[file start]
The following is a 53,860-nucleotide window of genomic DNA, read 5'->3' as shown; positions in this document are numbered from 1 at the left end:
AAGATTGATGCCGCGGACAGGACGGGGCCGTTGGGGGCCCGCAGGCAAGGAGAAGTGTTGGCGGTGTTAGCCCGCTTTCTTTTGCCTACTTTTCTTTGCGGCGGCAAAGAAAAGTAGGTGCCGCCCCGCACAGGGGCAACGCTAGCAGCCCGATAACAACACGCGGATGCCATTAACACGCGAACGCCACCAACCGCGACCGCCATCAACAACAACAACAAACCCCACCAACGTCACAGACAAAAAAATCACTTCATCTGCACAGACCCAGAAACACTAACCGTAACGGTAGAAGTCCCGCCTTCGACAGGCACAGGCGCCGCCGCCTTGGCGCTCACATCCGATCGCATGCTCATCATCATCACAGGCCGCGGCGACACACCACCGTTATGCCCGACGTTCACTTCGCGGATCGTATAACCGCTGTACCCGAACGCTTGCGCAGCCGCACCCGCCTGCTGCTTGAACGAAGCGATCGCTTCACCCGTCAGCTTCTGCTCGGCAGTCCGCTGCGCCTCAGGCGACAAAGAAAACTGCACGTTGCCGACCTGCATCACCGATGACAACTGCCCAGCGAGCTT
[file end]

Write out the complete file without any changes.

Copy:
The following is a 53,860-nucleotide window of genomic DNA, read 5'->3' as shown; positions in this document are numbered from 1 at the left end:
AAGATTGATGCCGCGGACAGGACGGGGCCGTTGGGGGCCCGCAGGCAAGGAGAAGTGTTGGCGGTGTTAGCCCGCTTTCTTTTGCCTACTTTTCTTTGCGGCGGCAAAGAAAAGTAGGTGCCGCCCCGCACAGGGGCAACGCTAGCAGCCCGATAACAACACGCGGATGCCATTAACACGCGAACGCCACCAACCGCGACCGCCATCAACAACAACAACAAACCCCACCAACGTCACAGACAAAAAAATCACTTCATCTGCACAGACCCAGAAACACTAACCGTAACGGTAGAAGTCCCGCCTTCGACAGGCACAGGCGCCGCCGCCTTGGCGCTCACATCCGATCGCATGCTCATCATCATCACAGGCCGCGGCGACACACCACCGTTATGCCCGACGTTCACTTCGCGGATCGTATAACCGCTGTACCCGAACGCTTGCGCAGCCGCACCCGCCTGCTGCTTGAACGAAGCGATCGCTTCACCCGTCAGCTTCTGCTCGGCAGTCCGCTGCGCCTCAGGCGACAAAGAAAACTGCACGTTGCCGACCTGCATCACCGATGACAACTGCCCAGCGAGCTT